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Tech Romancer

Metallic beat em up reviewed


Sporting moves that come straight out of Tom and Jerry and story's the likes of which only the Japanese could dream up, Tech Romancer is the latest beat em up with a twist from the Capcom stables. Anyone familiar with the genre will feel instantly at home. There is the disparate group of brawlers, the cute little girls, the buxom wenches and the muscle bound brutes. Each pilots their building sized mech, which in the case of one Polin & Bolon, really is made of several buildings, and a boat, and a bus amongst other things!

The G Button

It will be a while and a lot of fights before the newcomer works out the bewildering array of moves, countermoves and combos. Even then, fights can take place and you will wonder just how the result came about. Capcom having taken to renaming the buttons on your game pad and cluttering the screen with as many meters, gauges and icons as it could muster. There are gauges to register armour strength, damage and a special gauge for those extra special attacks that can be unleashed at key moments. The 3D playfield is thankfully unobtrusive; it is actually little more than window dressing, backgrounds being little more than static and interactive scenery a handy source of power ups and additional weapons. The game is played in either story or challenge mode. The former wraps short story episodes around each fight and establishes new characters, the latter is much the same without the offbeat antics of the over amorous contestants. The former is where this reviewer headed to first, playing as the already mentioned Polin & Bolon. Is it possible to determine a person's character from whom they gravitate towards? I hope not. A small pink haired girl with helium enhanced vocals and a heart emblazoned dress, he can assure everyone, not his preference and further still from any personal likeness, honest. [Nobody's convinced Chris! -Tom] Points scored during each battle are amassed from fight to fight and can be used in the development room to unlock the many hidden items and extras, including mini VMU games, new characters and more besides. Such is the size and breadth of the development room and its many sub rooms, more time could easily be spent playing with new discoveries than actually fighting.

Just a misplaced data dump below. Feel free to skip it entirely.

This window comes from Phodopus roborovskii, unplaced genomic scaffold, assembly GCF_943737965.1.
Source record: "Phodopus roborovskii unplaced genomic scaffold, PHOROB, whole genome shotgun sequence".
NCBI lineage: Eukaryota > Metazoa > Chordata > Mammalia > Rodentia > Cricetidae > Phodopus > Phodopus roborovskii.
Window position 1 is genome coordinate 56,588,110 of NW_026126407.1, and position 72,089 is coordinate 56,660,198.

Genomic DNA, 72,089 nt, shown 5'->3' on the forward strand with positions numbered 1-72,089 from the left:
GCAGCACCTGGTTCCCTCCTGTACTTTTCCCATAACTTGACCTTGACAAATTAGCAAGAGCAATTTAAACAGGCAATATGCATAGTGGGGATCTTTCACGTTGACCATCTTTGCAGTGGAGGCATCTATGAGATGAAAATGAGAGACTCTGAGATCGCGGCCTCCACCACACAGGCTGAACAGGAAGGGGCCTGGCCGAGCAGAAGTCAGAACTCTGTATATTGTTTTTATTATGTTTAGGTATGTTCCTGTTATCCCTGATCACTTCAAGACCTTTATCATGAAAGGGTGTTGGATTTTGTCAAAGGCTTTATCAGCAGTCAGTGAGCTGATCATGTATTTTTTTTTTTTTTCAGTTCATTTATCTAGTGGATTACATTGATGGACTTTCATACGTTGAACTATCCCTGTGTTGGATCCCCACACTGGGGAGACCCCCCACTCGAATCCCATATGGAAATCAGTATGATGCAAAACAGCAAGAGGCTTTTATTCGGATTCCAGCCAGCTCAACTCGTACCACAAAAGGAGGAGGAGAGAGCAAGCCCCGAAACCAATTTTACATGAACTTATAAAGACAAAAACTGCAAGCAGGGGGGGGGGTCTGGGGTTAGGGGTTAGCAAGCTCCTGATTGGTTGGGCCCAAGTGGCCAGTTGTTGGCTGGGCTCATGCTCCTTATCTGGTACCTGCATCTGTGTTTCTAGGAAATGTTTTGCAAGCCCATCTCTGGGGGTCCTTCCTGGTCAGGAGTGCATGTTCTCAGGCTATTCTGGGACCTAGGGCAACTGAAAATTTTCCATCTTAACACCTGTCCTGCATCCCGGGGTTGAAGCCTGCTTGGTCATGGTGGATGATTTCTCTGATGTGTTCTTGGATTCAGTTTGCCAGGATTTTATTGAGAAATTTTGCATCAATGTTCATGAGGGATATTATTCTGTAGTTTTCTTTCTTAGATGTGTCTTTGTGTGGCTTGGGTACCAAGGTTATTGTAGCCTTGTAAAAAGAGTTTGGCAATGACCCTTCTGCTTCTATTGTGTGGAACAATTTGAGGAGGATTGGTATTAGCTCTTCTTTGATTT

Capcom have hardly revolutionized the beat em up genre with this new installment, but since when was revolution part of the deal? What they have done is produced a well polished videogame, the presentation is slick and reminiscent of the anime that makes it way out of Japan. It could be argued that the last thing the Dreamcast needs now is yet another beat em up. But as this comes from the most prolific developer in the genre, and surprisingly, doesn't feature their most famous intellectual property, some extra attention is due. Tech Romancer makes a worthy addition to anyone's videogame library, its solid game play and quirky humour are a good antidote to the usual po-faced beat em ups of late.

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